Hera, being grateful for its support and in recognition of its attempt to help her, honoured the crab by placing its image among the stars, as the constellation of Cancer.

LEO:

Leo, the fifth constellation of the greek zodiac, is linked with Hercules’ very first labour, the capture of the Nemean Lion.

According to the myth, Hercules finally managed to kill the beast by strangling it to death. Then, he skinned the lion and took its pelt to wear it. He was then quite protected from his enemies, as the skin could not be penetrated from any known weapon of the time whether made of iron, bronze or stone.

After its death, the famous lion was put on the sky by Zeus, to become the constellation of Leo.

VIRGO:

The constellation of Virgo is associated with the story of Demeter and her daughter Persephone. For the ancient Greeks, the story of Demeter and Persephone helped to explain why the seasons change.

LIBRA:

The stars that form the golden scales of Libra lie halfway around the band of the greek zodiac, between Virgo and Scorpio.

Day and night are equal when the sun passes through the constellation of Libra. The scales are a symbol of balance and equity.

More specifically, the scales were considered to be the symbol of Dike, meaning Justice, who was a minor goddess of the Underworld.

The fact that the ancient greeks gave Libra a prominent place in the sky, signifies that they considered justice, equity and balance in general, to be the moral cornerstones of an ideal way of living.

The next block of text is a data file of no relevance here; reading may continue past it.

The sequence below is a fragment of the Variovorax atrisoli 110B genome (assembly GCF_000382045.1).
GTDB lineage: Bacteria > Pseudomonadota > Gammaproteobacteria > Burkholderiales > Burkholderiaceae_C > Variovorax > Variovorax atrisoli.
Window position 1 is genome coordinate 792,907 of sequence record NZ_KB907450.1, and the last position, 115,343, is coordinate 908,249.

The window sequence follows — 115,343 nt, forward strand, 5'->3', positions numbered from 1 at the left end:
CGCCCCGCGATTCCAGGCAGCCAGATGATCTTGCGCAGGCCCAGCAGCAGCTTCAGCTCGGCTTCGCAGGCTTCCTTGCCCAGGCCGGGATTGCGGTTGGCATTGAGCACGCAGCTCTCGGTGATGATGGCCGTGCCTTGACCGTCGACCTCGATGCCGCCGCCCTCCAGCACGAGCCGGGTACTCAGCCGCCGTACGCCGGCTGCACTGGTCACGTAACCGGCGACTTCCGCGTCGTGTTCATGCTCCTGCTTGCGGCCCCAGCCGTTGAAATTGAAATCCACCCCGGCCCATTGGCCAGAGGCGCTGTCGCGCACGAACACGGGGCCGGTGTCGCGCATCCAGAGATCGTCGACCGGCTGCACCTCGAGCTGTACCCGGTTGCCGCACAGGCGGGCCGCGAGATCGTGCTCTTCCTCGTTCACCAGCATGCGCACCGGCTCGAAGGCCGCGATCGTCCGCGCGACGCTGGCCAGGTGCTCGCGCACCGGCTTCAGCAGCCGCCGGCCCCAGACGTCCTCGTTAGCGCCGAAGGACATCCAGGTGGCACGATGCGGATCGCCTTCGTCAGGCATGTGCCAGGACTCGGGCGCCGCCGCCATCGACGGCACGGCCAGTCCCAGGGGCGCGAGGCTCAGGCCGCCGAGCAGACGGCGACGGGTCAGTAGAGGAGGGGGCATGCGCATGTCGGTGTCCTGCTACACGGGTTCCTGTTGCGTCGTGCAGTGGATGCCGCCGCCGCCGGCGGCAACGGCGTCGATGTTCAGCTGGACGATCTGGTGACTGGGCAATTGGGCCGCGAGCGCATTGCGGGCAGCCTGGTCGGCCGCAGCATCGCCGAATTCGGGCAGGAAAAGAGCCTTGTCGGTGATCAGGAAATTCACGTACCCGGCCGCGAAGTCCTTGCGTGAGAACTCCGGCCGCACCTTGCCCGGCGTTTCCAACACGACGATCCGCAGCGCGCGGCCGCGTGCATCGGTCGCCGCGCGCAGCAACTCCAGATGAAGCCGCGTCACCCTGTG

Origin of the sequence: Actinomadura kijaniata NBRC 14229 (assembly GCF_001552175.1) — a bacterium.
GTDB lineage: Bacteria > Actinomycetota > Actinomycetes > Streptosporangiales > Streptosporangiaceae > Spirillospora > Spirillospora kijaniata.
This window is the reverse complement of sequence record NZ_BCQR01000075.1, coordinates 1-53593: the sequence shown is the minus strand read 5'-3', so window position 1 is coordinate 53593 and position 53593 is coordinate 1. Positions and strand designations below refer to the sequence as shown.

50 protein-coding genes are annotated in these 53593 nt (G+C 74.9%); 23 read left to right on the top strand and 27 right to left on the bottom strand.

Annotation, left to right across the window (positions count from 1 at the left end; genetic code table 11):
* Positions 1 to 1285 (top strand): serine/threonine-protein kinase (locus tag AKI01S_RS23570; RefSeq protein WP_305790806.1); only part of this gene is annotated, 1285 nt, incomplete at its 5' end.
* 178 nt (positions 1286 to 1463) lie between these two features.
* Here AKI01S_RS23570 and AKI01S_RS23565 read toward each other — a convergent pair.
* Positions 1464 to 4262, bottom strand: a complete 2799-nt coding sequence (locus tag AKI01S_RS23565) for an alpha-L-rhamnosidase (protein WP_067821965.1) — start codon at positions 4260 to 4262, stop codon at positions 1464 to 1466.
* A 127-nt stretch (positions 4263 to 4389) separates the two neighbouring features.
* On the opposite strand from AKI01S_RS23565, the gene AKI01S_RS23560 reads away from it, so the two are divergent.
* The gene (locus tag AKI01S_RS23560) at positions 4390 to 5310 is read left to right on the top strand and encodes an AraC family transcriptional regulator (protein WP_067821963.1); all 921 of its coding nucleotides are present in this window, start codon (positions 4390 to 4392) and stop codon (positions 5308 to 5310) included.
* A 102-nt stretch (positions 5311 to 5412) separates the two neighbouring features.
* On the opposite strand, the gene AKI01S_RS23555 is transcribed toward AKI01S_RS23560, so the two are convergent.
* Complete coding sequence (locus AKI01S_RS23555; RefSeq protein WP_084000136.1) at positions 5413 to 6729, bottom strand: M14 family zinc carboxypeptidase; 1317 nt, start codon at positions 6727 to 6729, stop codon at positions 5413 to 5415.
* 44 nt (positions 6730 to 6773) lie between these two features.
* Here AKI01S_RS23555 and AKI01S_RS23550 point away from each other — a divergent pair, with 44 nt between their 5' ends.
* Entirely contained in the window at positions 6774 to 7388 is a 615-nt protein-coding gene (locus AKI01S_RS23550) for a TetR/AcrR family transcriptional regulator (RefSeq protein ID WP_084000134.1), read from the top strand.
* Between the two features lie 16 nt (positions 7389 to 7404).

SCORPIO:

The eighth constellation of the greek zodiac is the one with the name Scorpio. The story of the scorpion is connected with different versions of stories that involve the mighty hunter Orion - a hero who is represented by another familiar group of stars.

Orion was said to be the tallest and the most handsome man of the then known world. He was often seen hunting in the woods and hills of ancient Greece with his pack of dogs. His constellation shows him striding across the heavens flourishing a gleaming sword on his bejewelled belt.

Many of the stories concerning the constellations of Orion and Scorpio reflect the annual rising and setting of their constellations, which appear to pursue each other across the sky.